But why then, your Bloguero wants to understand, is he NOT called “Don” anything?   Ever.  It has never ever happened. Surely, it is not your Bloguero’s obligation to tell other people that he has now assumed the rank of Don by virtue of his age and being an esteemed and great person, so, therefore they should now begin to address him as such.  No.  It is not your Bloguero’s function to demand this title. Instead, what is required, your Bloguero thinks, is for the large community spontaneously, without prompting, without coaching or wheedling or paying of mordidas, to confer the title, to begin to call him Don.  All on its own.  Spontaneously.

That is what your Bloguero has been obsessing about.  Can’t your Bloguero pick up this title?  And if he can’t, what exactly has your Bloguero done so that he does not merit being called “Don Bloguero?”  And what, pray tell, does your Bloguero have to do to be referred to by his important honorific.

If you know the answer, please write it on a $500 peso bill and mail it to your Bloguero immediately.

This Week In The Dream Antilles is usually a weekly digest. Sometimes, like now and for several of the past weeks, it isn’t actually a digest of essays posted in the past week at The Dream Antilles. For that you have to visit The Dream Antilles.

This Week In The Dream Antllles


These days your Bloguero isn’t much of a baseball fan.  His current team of choice, the Mets, flamed out early in the season.  They were so bad that your Bloguero pronounced their season over on April 21, 2011.  After that, your Bloguero treated the Mets with the revulsion he usually reserves for serious hangovers and the less benign forms of dentistry.  Something to be given a very wide berth. Something to be avoided at all cost. But tonight is the climactic Seventh Game of the World Series.  And last night’s Sixth Game, so the Trad Media inform, was a wonderful game.  So maybe tonight’s game might be worth watching.  Right.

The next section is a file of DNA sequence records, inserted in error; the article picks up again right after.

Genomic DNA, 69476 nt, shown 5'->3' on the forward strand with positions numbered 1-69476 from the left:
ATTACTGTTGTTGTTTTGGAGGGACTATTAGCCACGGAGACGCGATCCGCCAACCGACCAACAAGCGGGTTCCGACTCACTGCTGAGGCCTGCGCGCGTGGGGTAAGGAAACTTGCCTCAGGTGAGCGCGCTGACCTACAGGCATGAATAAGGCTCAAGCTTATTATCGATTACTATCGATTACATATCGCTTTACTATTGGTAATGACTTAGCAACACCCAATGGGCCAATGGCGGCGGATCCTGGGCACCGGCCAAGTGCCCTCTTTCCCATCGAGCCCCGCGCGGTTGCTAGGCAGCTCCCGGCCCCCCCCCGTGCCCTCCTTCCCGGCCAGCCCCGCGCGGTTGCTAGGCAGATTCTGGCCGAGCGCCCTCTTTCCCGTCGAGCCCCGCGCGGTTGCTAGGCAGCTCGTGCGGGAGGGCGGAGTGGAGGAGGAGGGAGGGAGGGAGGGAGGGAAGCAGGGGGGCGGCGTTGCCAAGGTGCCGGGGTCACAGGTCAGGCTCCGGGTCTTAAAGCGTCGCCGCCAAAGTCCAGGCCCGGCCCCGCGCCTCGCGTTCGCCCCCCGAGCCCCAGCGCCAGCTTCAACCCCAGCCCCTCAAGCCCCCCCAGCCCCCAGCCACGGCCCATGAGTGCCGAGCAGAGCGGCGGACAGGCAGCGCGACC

It’s never that simple.  There’s always the past to consider.  And matters of the heart.  When your Bloguero was small boy, he was a Brooklyn Dodgers fan.  He loved the Dodgers.  He loved “dem Bums.”  He particularly loved Roy Campanella, Jackie Robinson, Carl Furillo, Pee Wee Reese, Gil Hodges and Duke Snyder.  And others. All the other baseball cards were meaningless; only the Dodgers counted.  The Giants and Yankees were obviously teams of spoiled patricians; the Dodgers were the people’s choice.  Hell, the Giants and Yankees were probably Republicans.  Or worse.  They certainly weren’t the lovable underdogs. How could any self respecting kid like teams that always won? Or pretended they did?

Yes, the Dodgers lost almost all of the important, big games back then.  To the Yankees.  To the Giants. It was a tradition. But that didn’t matter.  The Dodgers were great players, and they were a great team.  And there was always next year.  Your Bloguero loved that they might lose, but that they tried hard not to.  And he knew they were trying hard.  What else was there, other than to show up and try hard?  Your Bloguero liked the innocence and simplicity of that.

One morning your Bloguero awoke and learned that his beloved Dodgers had decided to abandon him.  They announced they were pulling up roots in Brooklyn and heading to Los Angeles for the next season.  Just like that.  Poof.  Here at Ebbets Field today, gone to LA tomorrow.  Loved today, leaving behind your Bloguero, heart broken and abandoned tomorrow.   And why?  There was no reason your Bloguero’s 10-year old brain could understand.   Ten year olds in love with a team don’t care about finances.  Or revenues.  Or anything else. They care about the game.  They care about balls and strikes.  Your Bloguero was stunned.  And hurt.  And perplexed.  Asked your Broguero to any who would listen, to any who might be able to explain it to him, “You mean that the team I love is leaving me and going to the West Coast, to California for reasons I don’t understand?”  Your Bloguero could not forgive that Sandy Koufax, the greatest pitcher ever, your Bloguero’s favorite pitcher, would not be throwing in Brooklyn but in LA.  And that the home games would begin because of time zones at 10 pm in New York, past his bed time.  He’d never see his first love again.  There was no justice in that.  At all.